The girl feels the happiness of her mum, but also can see that she is an elderly lady now, with "veins in her arms" (p.46,l.11) and a "pancake makeup" (p.46,l.14) to hide her lined face.
They drive to Easy Sal´s and drink something which her mother calls "celebration drinks" (p.47,l.2). The woman tells about saling the old house and moving into a newer building.
After that she speaks about her great new feelings and that she is so happy with the new circumstances but the daughter reacts sceptical.
Because Easy Sal´s has entertainment a young landy, looking like a punk, appeares and sings about abortion, lesbians and other crazy things. The girl´s mother and her new husband are amused but the man sais that he doesn´t "approve of dirty language issuing form woman´s lips, whether they are dykes or not" (p.449,l.5/6).
After that they eat something in a Polynesian restaurant and the elderly woman and her husband behave like teens, hold hands and giggle together (p.49,l.12 ff.).
When the lady goes to the toilet the man wants the girl to know that her mother is the most wunderful woman to him and the girl sais that she knows it.
The mother´s new husband answeres in "a fierce vioce cose to tears: Damn right, sweetheart:
you know it" (p.49,.l 21 ff.)
Stylistic Divives
The two similes (p. 47,l. 23 ff.) "He makes me feel like living again" and "(...) like a woman again" emphasise how happy and lucky the elderly woman is.
However she is at older age everybody can see that she doesn´t feel like that and that the situation is like starting a new life for her. She can´t stop smiling and talking about the new plans she has with her new husband and that shows that he, and his love, are the reason for her wonderful feelings
On page 49 (l.13 ff) you can find an enumeration: "(...) they were in high spirits again, laughing a good deal, holding hands between courses, sipping from each others tall frosted bright colored tropical drink".
This sentence makes clear for the reader that the girl´s mother and her new husband feel and behave like teens, however they are grown-up. For them everything in the world is wonderful and their love is the only thing that counts.
The author uses a large number of adjectives and adverbs to describe the situations, the emotions and the appearances of people and things. It makes the story more interesting and exciting for the reader and it´s more fun for him to read it.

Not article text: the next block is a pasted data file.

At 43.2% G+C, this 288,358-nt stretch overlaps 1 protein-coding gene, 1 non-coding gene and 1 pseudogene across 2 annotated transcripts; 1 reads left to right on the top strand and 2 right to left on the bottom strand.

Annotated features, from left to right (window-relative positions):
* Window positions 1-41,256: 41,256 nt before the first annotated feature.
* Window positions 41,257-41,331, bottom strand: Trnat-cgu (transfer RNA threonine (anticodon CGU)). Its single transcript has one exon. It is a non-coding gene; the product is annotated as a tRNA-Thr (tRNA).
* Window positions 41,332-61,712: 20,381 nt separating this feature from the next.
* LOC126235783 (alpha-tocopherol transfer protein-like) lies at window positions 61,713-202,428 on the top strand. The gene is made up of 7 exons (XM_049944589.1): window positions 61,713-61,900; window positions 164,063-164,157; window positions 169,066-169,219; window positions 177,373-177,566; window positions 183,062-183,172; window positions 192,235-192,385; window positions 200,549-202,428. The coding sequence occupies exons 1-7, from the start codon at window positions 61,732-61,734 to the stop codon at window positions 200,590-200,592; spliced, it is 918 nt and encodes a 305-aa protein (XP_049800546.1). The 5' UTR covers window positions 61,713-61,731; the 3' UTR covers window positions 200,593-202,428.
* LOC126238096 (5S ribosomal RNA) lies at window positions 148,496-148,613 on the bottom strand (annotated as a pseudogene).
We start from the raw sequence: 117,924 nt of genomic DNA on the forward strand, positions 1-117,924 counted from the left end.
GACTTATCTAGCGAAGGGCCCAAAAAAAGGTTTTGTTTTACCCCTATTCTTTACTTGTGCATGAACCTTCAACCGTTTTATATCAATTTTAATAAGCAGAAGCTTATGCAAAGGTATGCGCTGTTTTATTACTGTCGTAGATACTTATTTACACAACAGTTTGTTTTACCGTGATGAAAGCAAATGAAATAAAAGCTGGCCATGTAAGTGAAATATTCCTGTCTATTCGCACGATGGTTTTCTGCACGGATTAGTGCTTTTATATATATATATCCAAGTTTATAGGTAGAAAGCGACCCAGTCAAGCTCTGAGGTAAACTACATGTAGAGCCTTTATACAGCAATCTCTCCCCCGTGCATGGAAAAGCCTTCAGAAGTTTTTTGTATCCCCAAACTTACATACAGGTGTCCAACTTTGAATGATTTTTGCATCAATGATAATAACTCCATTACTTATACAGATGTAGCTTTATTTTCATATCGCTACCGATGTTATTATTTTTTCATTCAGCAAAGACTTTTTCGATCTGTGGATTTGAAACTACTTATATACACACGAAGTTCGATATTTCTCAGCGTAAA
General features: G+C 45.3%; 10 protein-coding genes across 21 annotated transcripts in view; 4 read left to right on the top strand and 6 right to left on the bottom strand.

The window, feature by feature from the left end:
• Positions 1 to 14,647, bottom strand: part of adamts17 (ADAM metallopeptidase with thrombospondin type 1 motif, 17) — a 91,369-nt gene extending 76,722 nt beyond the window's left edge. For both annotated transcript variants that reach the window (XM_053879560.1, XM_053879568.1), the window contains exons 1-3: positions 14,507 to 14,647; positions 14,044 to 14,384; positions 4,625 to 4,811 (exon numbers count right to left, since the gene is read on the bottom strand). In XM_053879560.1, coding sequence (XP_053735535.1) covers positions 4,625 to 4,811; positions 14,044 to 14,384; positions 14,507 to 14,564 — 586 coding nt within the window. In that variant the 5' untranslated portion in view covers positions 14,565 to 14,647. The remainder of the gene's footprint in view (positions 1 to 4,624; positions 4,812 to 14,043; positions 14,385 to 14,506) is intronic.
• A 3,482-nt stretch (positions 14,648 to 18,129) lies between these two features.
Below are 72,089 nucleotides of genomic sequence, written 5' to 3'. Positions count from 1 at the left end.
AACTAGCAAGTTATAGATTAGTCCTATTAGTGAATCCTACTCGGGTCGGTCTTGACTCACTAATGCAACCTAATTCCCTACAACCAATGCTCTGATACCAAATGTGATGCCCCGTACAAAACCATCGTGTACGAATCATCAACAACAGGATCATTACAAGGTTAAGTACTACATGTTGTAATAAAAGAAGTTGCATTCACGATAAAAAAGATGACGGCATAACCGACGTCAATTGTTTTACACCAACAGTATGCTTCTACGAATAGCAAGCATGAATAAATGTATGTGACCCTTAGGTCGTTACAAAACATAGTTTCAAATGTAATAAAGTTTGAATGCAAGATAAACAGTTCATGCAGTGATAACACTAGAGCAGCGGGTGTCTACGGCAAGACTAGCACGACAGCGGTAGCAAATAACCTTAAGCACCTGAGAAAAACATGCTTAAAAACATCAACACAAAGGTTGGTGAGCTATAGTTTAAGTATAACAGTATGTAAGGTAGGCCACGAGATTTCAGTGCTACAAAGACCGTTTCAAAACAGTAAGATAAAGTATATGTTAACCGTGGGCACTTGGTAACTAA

The omnicent narrator describes in detail and so the reader has the possibility to get a lively and great story. He tells about feelings and reactions that everybody knows what´s happening inside the persons.
All in all, i can say you should read that story.

by Katharina Müller


Learn welsh website

Hello everbody,

our new topic is really inspiring...

Accidentally I found one webside by the BCC where you can learn welsh. So - who is interested in learning one or two more words or just want to have a short look on this (in my eyes) strange but fascinating language can click here.
(Tip: The litte game with Colin and Cumberland is really sweet =)).

So, thanks for reading
and Pob hwyl(=Alles Gute).
the (!) Mary


"Dead men's path" by Chinua Achebe

Short short stories universal (p.67-71)

“Dead men’s path” by Chinua Achebe

The author:
Chinua Achebe was born in 1930 in Ogidi, in Nigeria and belongs to black Africa’s most widely read novelists. He is a member of the Ibo people and was born into a Christian family. Nevertheless he always felt attracted to the customs of non-Christian Nigerians. As he personally made the experience of ethnic and religious discrimination in his country as well as of violence during the civil war in 1967, tolerance and the cultural problems and changes which were caused by the arrival of the Europeans in Africa belong to the most important topics of Achebe’s works. The conflict between the original African culture and the modern, western culture is also the main topic in his short story “Dead men’s path”.
"Dead men’s path” is about a young teacher, Michael Obi, who is promoted to headmaster of a school which is said to be very unprogressive. He and his wife are looking forward to this new challenge because they are given the chance to modernize the school and to realize their idea of the perfect school. His wife is even making plans about the sorts of flowers on the school grounds. But soon Obi observes that some of the people living in the village near the school use a small path across the school compound. As Obi fears the Government Education Officer could reject this use of the school compound, he decides to block the path by planting sticks at the end and the beginning of the path. After a while, the priest of the village comes to visit Obi and asks him to reopen it. The priest explains the villagers’ belief that it is used by dead peoples’ souls to leave the earth, and that it is the path for the newborns’ souls. However, Obi doesn’t make up his mind. When a woman dies giving birth to a child two days later, the villagers blame Obi for her death. Believing they have to reconcile their ancestors, they trample down the flowers of the school compound and even pull one of the school buildings down. To make things worse, the supervisor comes to inspect the school and writes a bad report about Obi’s unwise decisions as a headmaster because of the damages which were caused and the conflict Obi elicited.
"Dead men’s path" is told by an omniscient third-person narrator, because he switches forth in time twice in the story ("Three days later”, p.70, l. 4). The narrator isn’t part of the story and the most important character for him seems to be Obi, as it is him who appears in every scene of the story. Additionally, the narrator describes mainly Obi’s opinion, wishes and behaviour. Even so you could say that the narrator’s view is limited because he merely depicts the different places in which the protagonist’s are set as well as the characters’ emotions and thoughts. The narrator also comments very little on the different characters’ decisions and behaviour in the story.